Singaporean officials continue to stress the need to develop Singapore’s local workforce as a recently released report indicates that unemployment rose slightly last year with net growth in local employment still slow compared to levels seen in years past.

Key Points:

  • The Ministry of Manpower’s Labour Market Report 2016 reported that the average resident unemployment rate rose to 3.0 percent in 2016, a slight rise after it had remained at about 2.8 percent for the four previous years.
  • The report also said that net local employment grew by 11,200 jobs in 2016, up from 700 in 2015, but still lower than levels seen from 2012 through 2014. Net local employment grew by 58,700 in 2012, 82,900 in 2013 and 96,000 in 2014, according to the report.

Background: Singapore has long stressed the importance of not only developing a strong local workforce, but developing employee-lean operations, with officials saying that Singapore’s limited workforce could be a “bottleneck” to growth. Manpower Minister Lim Swee Say was quoted in the Straits Times as telling business leaders at a recent event that MOM would remain flexible as companies adjust to the goals Singapore has set for the economy.

“There’s no disagreement that we need to break the manpower bottleneck. Based on your feedback, I think we are on the right track,” Lim said, according to the report. “In the process, if you need to have some short-term flexibility on our foreign worker policy, we are prepared to consider – on the condition there is a clear action plan to upgrade to transform.”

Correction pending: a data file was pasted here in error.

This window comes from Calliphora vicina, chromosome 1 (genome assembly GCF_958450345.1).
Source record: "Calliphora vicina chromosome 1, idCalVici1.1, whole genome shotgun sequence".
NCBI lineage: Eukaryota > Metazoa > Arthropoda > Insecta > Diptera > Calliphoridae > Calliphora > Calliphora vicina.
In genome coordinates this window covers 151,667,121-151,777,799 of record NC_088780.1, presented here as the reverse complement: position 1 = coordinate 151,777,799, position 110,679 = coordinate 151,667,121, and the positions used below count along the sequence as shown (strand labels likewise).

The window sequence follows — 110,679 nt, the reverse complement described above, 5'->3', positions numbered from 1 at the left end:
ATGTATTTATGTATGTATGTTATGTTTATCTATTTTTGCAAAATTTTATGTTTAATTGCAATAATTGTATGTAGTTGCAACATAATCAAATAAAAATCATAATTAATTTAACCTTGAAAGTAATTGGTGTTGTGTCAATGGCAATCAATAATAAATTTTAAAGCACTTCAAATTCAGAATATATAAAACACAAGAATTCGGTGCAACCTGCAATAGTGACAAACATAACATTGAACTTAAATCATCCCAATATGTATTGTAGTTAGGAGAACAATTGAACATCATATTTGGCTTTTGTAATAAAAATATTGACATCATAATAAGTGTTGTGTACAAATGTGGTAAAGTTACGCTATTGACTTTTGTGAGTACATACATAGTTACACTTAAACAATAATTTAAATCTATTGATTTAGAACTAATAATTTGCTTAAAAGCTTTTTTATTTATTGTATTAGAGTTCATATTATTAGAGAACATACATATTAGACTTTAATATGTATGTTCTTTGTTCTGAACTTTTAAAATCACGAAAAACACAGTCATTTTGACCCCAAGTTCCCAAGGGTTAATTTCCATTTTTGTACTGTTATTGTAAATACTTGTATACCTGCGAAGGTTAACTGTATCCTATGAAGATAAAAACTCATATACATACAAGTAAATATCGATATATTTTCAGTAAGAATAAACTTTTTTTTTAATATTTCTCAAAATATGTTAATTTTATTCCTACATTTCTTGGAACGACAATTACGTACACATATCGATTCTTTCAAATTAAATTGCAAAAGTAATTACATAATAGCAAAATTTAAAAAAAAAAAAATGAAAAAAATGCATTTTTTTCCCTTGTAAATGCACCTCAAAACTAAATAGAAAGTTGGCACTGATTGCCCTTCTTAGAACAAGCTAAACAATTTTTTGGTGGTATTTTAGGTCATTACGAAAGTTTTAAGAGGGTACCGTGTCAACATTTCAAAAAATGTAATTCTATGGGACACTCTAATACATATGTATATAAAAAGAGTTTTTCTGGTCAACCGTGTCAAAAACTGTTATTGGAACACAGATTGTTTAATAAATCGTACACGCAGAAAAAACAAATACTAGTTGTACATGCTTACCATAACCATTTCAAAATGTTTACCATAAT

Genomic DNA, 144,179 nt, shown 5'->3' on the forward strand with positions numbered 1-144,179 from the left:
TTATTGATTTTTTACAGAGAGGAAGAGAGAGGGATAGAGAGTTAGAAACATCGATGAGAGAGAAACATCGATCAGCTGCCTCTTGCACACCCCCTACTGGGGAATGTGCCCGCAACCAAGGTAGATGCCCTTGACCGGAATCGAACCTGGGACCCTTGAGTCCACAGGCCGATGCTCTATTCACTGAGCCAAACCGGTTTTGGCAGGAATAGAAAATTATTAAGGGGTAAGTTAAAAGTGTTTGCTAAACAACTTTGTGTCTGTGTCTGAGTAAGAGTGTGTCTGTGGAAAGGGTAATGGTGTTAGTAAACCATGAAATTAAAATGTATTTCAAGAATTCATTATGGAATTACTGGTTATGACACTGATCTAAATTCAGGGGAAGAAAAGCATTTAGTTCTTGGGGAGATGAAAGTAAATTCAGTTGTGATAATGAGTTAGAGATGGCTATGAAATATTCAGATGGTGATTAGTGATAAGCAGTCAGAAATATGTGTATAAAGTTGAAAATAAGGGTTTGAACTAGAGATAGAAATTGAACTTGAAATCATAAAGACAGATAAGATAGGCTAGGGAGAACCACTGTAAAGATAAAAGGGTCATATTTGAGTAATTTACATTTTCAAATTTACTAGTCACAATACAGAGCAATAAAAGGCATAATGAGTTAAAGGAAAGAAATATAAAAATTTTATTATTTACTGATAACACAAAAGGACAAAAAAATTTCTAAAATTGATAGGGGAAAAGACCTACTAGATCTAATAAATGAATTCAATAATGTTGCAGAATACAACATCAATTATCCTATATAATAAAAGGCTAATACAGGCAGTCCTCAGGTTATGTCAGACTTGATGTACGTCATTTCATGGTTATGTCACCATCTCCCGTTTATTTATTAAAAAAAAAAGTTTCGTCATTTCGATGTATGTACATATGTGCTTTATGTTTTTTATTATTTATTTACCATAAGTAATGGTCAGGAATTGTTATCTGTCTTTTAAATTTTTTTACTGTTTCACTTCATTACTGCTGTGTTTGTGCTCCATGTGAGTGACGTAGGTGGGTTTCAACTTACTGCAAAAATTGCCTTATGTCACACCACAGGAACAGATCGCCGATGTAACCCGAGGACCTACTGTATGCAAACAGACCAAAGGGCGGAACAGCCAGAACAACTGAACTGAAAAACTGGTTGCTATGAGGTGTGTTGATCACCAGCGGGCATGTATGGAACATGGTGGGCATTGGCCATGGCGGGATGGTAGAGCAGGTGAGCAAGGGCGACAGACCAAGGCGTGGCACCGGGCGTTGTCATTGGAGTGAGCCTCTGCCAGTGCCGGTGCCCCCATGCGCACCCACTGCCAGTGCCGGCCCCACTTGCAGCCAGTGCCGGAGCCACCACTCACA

As BAL has reported recently, Singapore has stepped up its focus on protecting local workers. The government announced in February that it will integrate the Jobs Bank portal with the SkillsFuture platform, allowing Singaporean workers to search for training opportunities and job vacancies at the same time. Authorities have also expanded the number of companies on MOM’s watch list from 100 companies last year to 250 this year.

BAL Analysis: All indications are that authorities in Singapore will continue to focus on promoting the local workforce, which may lead to greater scrutiny of foreign workers and employment pass applications. This seems particularly likely given the slow expansion in the local workforce. That said, Lim’s comments that the government will be flexible with companies in need of foreign workers as they adapt were encouraging. Companies with questions about how best to recruit the foreign workers they need should work with BAL to discuss the best options available to them.

This alert has been provided by the BAL Global Practice group in Singapore. For additional information, please contact


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